Wednesday, August 8, 2007

Life in Plastic

Trying to get through a day without using a plastic bag can, at first, seem like an impossible task. We use them to carry groceries home in, we use them as garbage bags, we take our lunch to work in them, bring them with us when we are walking our dogs in case they decide to poo on the sidewalk in front of Starbucks. In fact, it's hard to imagine life without the plastic bag, but we had better start imagining it fast because they are quite the environmental menace, both in their production (made from virgin petroleum) and in their absolute stickaroundness in our ever swelling landfills (they last 1,000 years.)

The best thing would be if everyone joined places like Leaf Rapids, Manitoba and San Francisco, California and banned plastic bags altogether. In the meantime, we could find alternatives in the situations where a plastic bag would normally be used. Canvas shopping bags instead of "double-bag-it", buying your bread from bakeries with paper bags, buying dry goods in bulk, reusing plastic bags you already have to get them home, and skipping on those produce plastic bags that give us the illusion of protecting our apples from the scary germs we think are on the checkout counter (really, people, that is probably the least offensive place those apples have been -- just give them a good wash at home.)

Plastic bag recycling is, or will be, available in some places, but they will be turned into things like plastic furniture, not more plastic bags, so it's really kind of pointless next to the option of not creating the bags in the first place. Recycling plastic bags will not put an end to the pollution that their creation causes.

So, the next time the grocery clerk asks you if you want a plastic bag, proudly lift up your nifty canvas bag and politely refuse, or I guess you could give them a dirty look, depending on your style.

For more info on Leaf Rapids' plastic bag ban, go to:


Monday, August 6, 2007

Superduper Dishsoap

In the past, I have been hesitant to switch to eco dish soaps for my house because previous attemps had left me paying more for something that worked less. The stuff seemed to just fizzle in my sink, cleaning nothing, or when they did have a nice lather, turned out to be loaded with stuff that turned out to be not so different from the ingredients in the mainstream brands I was trying to avoid. I would slink back to brands like Palmolive, knowing I was putting all kinds of crap in to the ocean (and into my body in the form of chemical residue), but faced with the dilemna of feeling like the other stuff was leaving gross food gunk on my plates, and especially cookware.

Along came (award winning) Ecover -- this stuff is awesome, completely and quickly biodegradable and not tested on animals -- it comes in lovely scents like chammomile/marigold and lemon/aloe vera, and leaves your dishes squeaky clean sans that scary lemondeath smell that grocery store brands leave on the dishes. It works on pots and pans, leaves no streaks on anything and bubbles up nicely.

In Toronto, you can get it at Appletree Natural Foods on Queen Street West -- I am guessing Whole Foods and many other health food stores may stock it, too -- Ecover has a website at, or you can call them at 1.800.449.4925 to find out where you can get their products (they have a large line of homecare products.)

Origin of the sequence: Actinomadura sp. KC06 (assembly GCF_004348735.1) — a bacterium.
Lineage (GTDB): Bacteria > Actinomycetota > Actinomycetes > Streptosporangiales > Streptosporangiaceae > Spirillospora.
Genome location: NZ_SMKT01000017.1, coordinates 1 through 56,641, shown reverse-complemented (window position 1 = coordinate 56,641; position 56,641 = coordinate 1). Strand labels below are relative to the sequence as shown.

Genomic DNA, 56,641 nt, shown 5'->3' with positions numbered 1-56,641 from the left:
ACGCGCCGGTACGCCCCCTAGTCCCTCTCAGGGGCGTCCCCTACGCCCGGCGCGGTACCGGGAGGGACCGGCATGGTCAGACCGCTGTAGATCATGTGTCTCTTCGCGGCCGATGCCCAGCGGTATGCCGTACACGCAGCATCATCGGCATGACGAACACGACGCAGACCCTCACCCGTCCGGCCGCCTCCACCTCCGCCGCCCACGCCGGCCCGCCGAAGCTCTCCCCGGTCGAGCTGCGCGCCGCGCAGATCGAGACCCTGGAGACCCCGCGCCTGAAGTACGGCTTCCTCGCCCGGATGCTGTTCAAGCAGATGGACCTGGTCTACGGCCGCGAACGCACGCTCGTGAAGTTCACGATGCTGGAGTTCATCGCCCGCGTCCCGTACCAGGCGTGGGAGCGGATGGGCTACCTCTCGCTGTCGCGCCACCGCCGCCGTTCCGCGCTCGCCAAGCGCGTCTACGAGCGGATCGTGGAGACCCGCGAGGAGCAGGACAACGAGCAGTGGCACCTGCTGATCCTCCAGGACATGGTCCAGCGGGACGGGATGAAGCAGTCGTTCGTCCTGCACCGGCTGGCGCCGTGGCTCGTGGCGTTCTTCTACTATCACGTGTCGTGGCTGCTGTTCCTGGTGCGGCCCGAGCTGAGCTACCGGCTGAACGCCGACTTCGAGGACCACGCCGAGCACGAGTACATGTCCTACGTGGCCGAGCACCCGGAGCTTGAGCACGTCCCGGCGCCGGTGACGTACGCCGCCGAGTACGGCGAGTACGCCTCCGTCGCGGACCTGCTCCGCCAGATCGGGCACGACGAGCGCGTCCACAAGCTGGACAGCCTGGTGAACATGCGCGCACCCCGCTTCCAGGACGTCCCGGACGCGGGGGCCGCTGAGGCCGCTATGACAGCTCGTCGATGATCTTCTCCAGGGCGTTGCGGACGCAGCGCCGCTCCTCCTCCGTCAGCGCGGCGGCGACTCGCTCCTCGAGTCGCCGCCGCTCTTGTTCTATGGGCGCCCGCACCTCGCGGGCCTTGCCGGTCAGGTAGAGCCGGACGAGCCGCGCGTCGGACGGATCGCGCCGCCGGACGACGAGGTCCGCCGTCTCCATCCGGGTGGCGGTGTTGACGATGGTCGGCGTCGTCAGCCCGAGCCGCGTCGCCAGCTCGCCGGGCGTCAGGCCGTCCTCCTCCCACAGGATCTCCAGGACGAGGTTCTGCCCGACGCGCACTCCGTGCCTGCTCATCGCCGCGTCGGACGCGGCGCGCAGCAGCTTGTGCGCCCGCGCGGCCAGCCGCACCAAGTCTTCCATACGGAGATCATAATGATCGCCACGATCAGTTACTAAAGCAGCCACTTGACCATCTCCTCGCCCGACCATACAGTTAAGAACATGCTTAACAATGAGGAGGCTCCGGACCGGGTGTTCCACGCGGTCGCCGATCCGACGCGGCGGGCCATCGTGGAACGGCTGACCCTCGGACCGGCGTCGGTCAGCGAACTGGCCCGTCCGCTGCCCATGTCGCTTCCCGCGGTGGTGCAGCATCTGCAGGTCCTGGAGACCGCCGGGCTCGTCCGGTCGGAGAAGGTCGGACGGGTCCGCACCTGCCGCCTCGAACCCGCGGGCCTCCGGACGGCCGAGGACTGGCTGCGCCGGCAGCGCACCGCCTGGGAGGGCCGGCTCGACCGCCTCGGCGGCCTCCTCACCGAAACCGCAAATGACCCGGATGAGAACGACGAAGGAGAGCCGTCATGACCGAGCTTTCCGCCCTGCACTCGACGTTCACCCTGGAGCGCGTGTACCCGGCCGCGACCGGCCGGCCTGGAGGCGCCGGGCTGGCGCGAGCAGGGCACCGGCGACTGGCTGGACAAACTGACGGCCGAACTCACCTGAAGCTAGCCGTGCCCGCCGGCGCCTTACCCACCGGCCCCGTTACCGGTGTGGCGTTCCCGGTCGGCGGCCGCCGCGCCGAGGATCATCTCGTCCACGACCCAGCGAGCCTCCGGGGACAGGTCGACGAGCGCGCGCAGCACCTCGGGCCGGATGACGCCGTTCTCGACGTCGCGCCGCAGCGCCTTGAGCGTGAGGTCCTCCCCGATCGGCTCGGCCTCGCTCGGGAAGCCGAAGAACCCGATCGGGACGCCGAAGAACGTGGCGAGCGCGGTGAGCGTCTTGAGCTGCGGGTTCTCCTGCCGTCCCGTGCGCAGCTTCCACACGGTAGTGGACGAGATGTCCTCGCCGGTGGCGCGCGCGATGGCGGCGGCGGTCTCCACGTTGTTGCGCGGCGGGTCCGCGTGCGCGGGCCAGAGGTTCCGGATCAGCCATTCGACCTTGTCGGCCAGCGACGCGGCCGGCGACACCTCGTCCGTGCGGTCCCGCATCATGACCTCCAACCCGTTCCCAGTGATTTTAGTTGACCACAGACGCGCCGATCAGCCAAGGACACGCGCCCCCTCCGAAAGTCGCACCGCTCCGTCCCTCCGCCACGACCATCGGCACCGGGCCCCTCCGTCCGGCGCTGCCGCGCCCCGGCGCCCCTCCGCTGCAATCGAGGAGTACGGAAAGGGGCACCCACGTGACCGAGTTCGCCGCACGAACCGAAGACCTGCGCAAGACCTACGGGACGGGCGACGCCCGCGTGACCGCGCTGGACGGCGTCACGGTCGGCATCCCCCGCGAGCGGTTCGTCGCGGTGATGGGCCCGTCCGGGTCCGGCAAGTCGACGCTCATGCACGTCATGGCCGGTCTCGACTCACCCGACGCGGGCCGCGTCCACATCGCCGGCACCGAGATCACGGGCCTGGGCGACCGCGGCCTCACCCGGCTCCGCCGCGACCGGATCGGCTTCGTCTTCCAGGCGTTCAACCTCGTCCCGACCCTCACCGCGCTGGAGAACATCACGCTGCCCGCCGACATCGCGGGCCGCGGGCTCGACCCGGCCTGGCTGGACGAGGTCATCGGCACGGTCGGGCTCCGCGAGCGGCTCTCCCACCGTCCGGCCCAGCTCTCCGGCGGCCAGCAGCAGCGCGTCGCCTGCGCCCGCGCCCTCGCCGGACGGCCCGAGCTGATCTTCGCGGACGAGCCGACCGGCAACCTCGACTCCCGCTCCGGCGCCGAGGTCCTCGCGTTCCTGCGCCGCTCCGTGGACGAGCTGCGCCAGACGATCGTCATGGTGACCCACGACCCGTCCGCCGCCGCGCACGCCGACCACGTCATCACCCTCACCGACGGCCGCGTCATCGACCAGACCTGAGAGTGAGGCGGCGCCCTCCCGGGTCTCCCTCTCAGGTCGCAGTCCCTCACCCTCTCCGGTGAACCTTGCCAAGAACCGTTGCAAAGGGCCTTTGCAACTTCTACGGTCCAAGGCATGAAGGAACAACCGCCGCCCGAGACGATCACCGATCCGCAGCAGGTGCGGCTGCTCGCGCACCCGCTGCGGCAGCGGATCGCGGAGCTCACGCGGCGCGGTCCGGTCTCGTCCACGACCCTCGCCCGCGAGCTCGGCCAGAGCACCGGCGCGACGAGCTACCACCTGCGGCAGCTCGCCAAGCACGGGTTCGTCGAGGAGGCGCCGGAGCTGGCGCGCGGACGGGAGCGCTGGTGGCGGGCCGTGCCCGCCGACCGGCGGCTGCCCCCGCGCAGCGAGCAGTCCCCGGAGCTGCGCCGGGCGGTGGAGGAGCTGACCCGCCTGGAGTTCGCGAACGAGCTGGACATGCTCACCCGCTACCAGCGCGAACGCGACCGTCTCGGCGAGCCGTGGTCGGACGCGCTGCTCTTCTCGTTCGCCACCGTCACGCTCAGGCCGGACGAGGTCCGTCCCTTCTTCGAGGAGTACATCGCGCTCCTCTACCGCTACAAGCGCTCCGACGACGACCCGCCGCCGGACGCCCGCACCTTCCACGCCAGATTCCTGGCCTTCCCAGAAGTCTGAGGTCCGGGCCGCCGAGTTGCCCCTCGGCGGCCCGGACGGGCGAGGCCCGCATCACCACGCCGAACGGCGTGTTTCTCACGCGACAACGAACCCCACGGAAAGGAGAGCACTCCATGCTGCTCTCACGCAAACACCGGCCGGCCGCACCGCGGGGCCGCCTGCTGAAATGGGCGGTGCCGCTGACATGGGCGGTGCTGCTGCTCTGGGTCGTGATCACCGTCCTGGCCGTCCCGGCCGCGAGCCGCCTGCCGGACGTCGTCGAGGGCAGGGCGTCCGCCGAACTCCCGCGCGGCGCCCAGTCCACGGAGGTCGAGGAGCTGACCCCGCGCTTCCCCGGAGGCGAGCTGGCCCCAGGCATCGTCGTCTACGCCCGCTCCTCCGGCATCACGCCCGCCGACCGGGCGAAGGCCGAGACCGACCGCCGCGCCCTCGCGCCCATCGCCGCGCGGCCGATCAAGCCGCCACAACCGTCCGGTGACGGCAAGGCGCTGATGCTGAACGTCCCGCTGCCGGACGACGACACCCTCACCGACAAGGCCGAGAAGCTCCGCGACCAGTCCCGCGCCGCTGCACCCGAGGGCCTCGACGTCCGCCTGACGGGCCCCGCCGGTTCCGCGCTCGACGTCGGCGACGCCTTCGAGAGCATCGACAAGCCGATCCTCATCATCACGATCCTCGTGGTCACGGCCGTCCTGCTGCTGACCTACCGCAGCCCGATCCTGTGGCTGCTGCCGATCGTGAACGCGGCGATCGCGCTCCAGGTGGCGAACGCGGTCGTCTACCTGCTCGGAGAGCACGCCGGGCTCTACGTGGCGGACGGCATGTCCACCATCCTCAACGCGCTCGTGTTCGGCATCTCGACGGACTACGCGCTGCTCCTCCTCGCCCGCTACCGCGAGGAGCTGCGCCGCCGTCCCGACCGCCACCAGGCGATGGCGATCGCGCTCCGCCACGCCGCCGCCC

Bonus -- try this recipe the next time you need to clean the bathroom instead of Vim.

1/4 cup of Ecover dishwashing soap (hand-washing, not dishwasher stuff)
2T of baking soda
mix it up nice, and go to town -- you can adjust the proportions if you want it to be thicker or thinner --

Happy scrubbing!


Friday, August 3, 2007

Climate Change Convert

Maybe it was bringing a baby into the world in May of this year. Maybe it was the number of days this summer that I walked out my door to see the CN Tower clouded with haze like it was some grizzled old road warrior standing outside a truck stop with a smoke hanging out of his mouth. Perhaps I am just getting older and wiser -- it seems that I am suddenly consumed with my consumption, and feeling very hot and bothered about how hot and bothered I am walking down the street on any given, hazy, smelly, lung busting summer day here in Toronto, ON.

Admittedly, I am new to the world of giving more than a passing shit about any of this. Sure, when confronted with the way our planet seemed to be going thanks to our misuse of it, I felt sad, guilty, and even curious as to what kind of changes I could make that would make a difference. A bit of time would go by, though, and I would be throwing away plastic bags inside of plastic bags inside of plastic bags and leaving the radio on when I was out of the house because its sound was nice to come home to. I was threatening to throw my husband's to-be-recycled recyclables in the garbage if he left them in the sink one more time (slimy unrinsed hummus containers, anyone?) I am sorry to say that for 28 years I have pretty much been an environmental menace.

I am now in the process of turning this around, and of trying to make it look fun, effective, affordable, and above all, necessary, to the people around me so that, perhaps, they will join me in trying to detox the earth we live on, the air we breathe, the water we drink, and the attitudes we have about our supposed right to mess them all up in the first place.

I am starting this blog as a way to share my journey towards becoming a positive force in the fight to save the planet from our mistakes. As I sit here and consider my life of envirocrime, I know very well that there is really nowhere to go but up.